Looking at state legislative session



The 2018 legislative session begins Wednesday.

By Wednesday afternoon, the Statehouse halls will be bursting with people.

State Sen. John Ruckelshaus, a Republican from Indianapolis, said, “It’s like all the kids coming back to school. Everybody will come back, sharpen their pencils. This is an exciting day!”

Indiana’s 150 state legislators will come together for the 120th General Assembly.

On the Senate side, the very first bill on the list would allow Sunday alcohol sales from noon to 8 p.m. at liquor, grocery and convenience stores as well as drugstores.

Ruckelshaus said another big issue will be the state’s opioid crisis. “We’re gonna look at that from two angles. One is for the treatment of those that have become addicted. We want to try to get those people on the straight and narrow. Then, really go after the dealers from a punishment standpoint … really crack down on the source of that issue.”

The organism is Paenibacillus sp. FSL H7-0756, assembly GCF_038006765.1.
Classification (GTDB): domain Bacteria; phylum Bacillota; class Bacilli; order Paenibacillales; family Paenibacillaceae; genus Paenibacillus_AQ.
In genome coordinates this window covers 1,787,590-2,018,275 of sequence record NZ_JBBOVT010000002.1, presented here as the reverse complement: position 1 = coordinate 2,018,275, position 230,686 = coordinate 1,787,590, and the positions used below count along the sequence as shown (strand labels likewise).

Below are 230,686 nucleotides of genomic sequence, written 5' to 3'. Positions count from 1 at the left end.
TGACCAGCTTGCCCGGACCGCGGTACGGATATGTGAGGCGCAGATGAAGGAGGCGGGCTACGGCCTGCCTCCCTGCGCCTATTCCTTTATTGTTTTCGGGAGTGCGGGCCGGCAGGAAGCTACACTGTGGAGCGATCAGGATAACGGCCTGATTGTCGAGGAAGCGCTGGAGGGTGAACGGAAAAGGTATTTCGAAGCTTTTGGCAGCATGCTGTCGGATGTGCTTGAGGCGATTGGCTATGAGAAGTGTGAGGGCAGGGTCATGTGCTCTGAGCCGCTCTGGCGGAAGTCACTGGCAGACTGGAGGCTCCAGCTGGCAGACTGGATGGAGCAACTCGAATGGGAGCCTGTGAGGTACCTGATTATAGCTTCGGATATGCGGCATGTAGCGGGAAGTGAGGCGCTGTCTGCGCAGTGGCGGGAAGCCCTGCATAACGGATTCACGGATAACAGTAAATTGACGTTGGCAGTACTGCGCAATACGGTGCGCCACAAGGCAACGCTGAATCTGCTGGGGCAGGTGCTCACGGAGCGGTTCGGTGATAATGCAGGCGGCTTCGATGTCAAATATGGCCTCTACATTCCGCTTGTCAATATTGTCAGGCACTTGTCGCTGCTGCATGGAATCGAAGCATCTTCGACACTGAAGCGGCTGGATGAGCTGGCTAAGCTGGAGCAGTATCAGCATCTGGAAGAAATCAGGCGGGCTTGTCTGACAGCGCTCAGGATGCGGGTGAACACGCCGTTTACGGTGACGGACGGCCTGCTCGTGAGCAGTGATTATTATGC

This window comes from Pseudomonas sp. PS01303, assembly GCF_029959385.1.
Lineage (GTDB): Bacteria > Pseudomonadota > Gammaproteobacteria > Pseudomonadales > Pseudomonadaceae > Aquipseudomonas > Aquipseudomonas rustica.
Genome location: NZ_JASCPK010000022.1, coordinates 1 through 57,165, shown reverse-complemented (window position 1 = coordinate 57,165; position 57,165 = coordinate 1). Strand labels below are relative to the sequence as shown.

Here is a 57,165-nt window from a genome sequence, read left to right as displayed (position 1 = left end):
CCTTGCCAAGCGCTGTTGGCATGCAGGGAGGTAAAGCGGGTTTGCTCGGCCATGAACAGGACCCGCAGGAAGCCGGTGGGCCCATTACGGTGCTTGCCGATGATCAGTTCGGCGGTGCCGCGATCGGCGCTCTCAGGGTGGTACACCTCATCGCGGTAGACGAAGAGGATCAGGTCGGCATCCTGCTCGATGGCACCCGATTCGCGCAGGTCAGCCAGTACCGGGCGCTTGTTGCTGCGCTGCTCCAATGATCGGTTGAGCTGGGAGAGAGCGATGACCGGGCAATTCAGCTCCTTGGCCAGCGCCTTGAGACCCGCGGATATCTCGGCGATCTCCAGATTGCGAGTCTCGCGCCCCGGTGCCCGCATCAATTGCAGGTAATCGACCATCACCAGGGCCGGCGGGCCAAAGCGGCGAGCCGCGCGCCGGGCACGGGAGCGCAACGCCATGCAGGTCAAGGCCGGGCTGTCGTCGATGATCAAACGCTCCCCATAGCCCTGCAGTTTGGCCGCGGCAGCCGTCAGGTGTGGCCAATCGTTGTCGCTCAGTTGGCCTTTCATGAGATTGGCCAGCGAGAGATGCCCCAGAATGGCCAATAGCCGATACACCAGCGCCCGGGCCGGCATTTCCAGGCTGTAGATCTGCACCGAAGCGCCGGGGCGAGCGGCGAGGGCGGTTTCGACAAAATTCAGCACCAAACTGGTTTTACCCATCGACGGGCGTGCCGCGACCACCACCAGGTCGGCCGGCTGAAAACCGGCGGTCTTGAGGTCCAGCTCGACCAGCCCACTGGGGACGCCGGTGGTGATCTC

Across the aisle, State Sen. Tim Lanane, a Democrat from Anderson, leads the Democratic Party caucus. This will be his 20th session.

Lanane said, “It is also an opportunity for caucuses to talk about their agendas a little bit more, what they hope will be accomplished.”

He hopes to accomplish some work on redistricting reform, enacting a hate crime law and examining the inner workings of Indiana’s Department of Child Services. Former director Mary Beth Bonaventura resigned in December in a scathing letter to the governor.

Lanane said, “I’m going to call for us to be holding hearings on the matter, and to be apprised by the administration as to what is the current status of protecting children in Indiana. What’s the plan going forward? What legislative fixes may be in order?”

In the Senate, there are more than 100 bills filed so far this session.

Over on the House side, things are a little different. That’s because the speaker of the house has not signed off on the list of prospective legislation yet.

Lawmakers still have time to submit more bills. In late November, House Speaker Brian Bosma, a Republican from Indianapolis, set the tone for this session: “We have an opioid crisis we’re dealing with, we have education initiatives that need attention and, frankly, we have some more downsizing of government that can be done.”

This is a short session, only about 10-and-a-half weeks. Lawmakers on Tuesday said they hope to be finished by March 14, the last day both houses can adjourn.